Should the hive be sited in any particular way?
It is best to site the hive facing east so that it can take advantage of the early morning sun, but if the wind is coming from that direction and you expect a threat (any form of chemical spraying or severe rain conditions) from there, then it would be logical to site the hive entrance facing the opposite direction. Please ensure that the bees always have a clear ﬂight path, which may involve a little pruning of the trees around the hive.
Do the Trigona control the hive temperature?
Yes, stingless bees do regulate hive temperatures. First, the brood area is enclosed by the involucrum; in cold weather, the bees cluster and warm up the space. In hot weather they fan the air and open holes in the involucrum. Their aim is to keep the brood temperature between 35-36OF.
If the sun is already up but still there is no activity at the entrance, this means there is a major problem inside.
Do they have any predators?
Yes. The most common are small hive beetle, lizards, and spiders. Spiders should just be removed; however small hive beetles can occasionally kill a hive and there is nothing that can be done about it. Stingless bees are generally good at colony defense but keep an eye on new splits and weak colonies as they are the usual targets of predators.
When the colony is weak or when there are few guard bees, they protect themselves by making the entrance hole to their hive much smaller. Please do not enlarge the hole as you will place your hive at risk. In extreme cases, they even close the entrance to allow the colony some time to recover before opening it again.
Are there any other major threats?
Yes. Water in the hive is very dangerous. Please do remember that they control hive temperature; thus, unnecessary water in the hive spells danger. It is best if a covering can be installed right on top of the hive entrance and the entire hive structure is sealed.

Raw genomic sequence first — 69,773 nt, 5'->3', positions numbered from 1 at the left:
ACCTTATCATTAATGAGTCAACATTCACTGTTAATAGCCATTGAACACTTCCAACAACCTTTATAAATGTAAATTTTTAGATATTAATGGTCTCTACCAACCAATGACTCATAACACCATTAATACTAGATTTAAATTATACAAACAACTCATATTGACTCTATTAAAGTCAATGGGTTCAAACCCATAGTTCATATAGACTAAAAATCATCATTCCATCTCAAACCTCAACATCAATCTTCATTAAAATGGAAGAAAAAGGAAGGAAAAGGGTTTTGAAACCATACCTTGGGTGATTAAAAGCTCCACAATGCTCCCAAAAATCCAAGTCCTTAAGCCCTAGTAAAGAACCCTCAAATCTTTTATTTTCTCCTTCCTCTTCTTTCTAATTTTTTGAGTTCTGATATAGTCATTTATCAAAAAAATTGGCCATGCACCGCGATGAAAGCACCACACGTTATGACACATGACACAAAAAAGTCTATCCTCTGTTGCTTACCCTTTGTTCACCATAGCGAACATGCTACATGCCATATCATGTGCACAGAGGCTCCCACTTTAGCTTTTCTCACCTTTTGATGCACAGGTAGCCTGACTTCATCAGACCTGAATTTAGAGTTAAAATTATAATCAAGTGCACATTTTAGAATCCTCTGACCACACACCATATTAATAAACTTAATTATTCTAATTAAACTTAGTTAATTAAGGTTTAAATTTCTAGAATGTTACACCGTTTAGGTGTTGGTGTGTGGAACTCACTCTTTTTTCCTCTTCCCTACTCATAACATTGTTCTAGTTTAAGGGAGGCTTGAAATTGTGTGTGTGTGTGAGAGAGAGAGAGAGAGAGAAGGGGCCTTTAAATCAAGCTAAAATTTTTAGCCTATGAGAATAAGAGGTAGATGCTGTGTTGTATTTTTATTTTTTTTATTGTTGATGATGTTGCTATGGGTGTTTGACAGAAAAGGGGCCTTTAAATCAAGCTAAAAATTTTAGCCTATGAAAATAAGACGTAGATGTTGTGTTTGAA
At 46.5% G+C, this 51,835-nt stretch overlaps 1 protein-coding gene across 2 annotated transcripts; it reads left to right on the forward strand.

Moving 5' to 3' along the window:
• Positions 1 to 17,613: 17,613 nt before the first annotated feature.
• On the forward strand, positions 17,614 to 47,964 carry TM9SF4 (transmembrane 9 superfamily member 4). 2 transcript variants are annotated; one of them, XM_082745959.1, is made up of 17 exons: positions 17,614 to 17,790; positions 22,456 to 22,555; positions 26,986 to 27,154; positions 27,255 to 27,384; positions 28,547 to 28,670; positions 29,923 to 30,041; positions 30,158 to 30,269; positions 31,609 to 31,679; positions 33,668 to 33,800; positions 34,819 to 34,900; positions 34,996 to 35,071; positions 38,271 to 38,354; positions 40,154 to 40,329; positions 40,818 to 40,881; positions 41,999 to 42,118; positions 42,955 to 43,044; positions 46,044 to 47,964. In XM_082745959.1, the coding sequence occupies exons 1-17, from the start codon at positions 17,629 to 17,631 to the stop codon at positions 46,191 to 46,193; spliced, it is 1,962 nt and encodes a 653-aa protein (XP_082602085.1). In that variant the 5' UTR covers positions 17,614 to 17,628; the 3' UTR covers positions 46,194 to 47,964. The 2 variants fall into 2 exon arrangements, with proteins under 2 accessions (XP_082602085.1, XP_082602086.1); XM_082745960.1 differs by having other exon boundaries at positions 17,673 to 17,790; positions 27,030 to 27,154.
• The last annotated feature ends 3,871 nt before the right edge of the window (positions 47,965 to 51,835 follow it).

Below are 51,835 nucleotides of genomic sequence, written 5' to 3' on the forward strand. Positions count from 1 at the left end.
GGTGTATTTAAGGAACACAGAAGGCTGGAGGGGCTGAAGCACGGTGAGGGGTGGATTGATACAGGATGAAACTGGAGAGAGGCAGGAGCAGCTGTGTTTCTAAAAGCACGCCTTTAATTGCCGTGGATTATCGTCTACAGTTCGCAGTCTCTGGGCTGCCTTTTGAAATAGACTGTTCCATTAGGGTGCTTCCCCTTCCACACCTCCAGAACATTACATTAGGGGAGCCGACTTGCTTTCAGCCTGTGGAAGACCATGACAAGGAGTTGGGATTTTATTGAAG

What about other nearby Trigona hives?
Trigona hives sometimes ﬁght each other. Although they are stingless, they do have mandibles (mouth parts) and with these, they can hold enemies while others wrap the offender in resin, (which they always have ready just inside the opening). The enemy ends up being part of the internal hive structure.
The easiest way to tell if Trigona colonies are ﬁghting is by the number of dead Trigona found in the vicinity of the hive, still gripping each other. There is no known way to prevent these ﬁghts and usually, the hives does not appear to be badly affected.
How many Trigona bees are in a healthy hive?
For the stingless bees common in VisMin (Trigona laeviceps and sapiens), there can be anywhere from 6,000 to 10,000 individuals in a strong and healthy hive, while an old and fully mature colony commonly found in Luzon (Trigona biroi) can have from 70,000-100,000 individuals.
All of the species have a ﬂight range of a radius of 300-500 meters.
What is the best place from which to observe them?
This would be off from one side of the front of the hive, below the entrance. Watch carefully, and you will see them with full pollen bags attached to their legs. The pollen will vary in color from bright yellow to almost black. It is dependent on what ﬂowers are in bloom at the time.
Is there a schedule for the 2014 NOAC?
The 11th National Organic Agriculture Congress (NOAC) will be held on November 11, 2014 in Davao City. Let’s make that easy to remember: 11th NOAC, 11/11, Region 11. The regional organic focal persons of the different Department of Agriculture (DA) Regional Field Ofﬁces are in charge of preparing the guest lists. Expected to attend are 1,500 participants from all over the country.
For more information, visit the Department of Agriculture.
This story appeared in Agriculture Monthly’s September 2014 issue.
what is the difference for identifying between Trigona biroi and Trigona laeviceps and sapiens in terms of color, size, or differed by body structure like hind tibia for example?
Kindly contact your local DA or ATI for more information.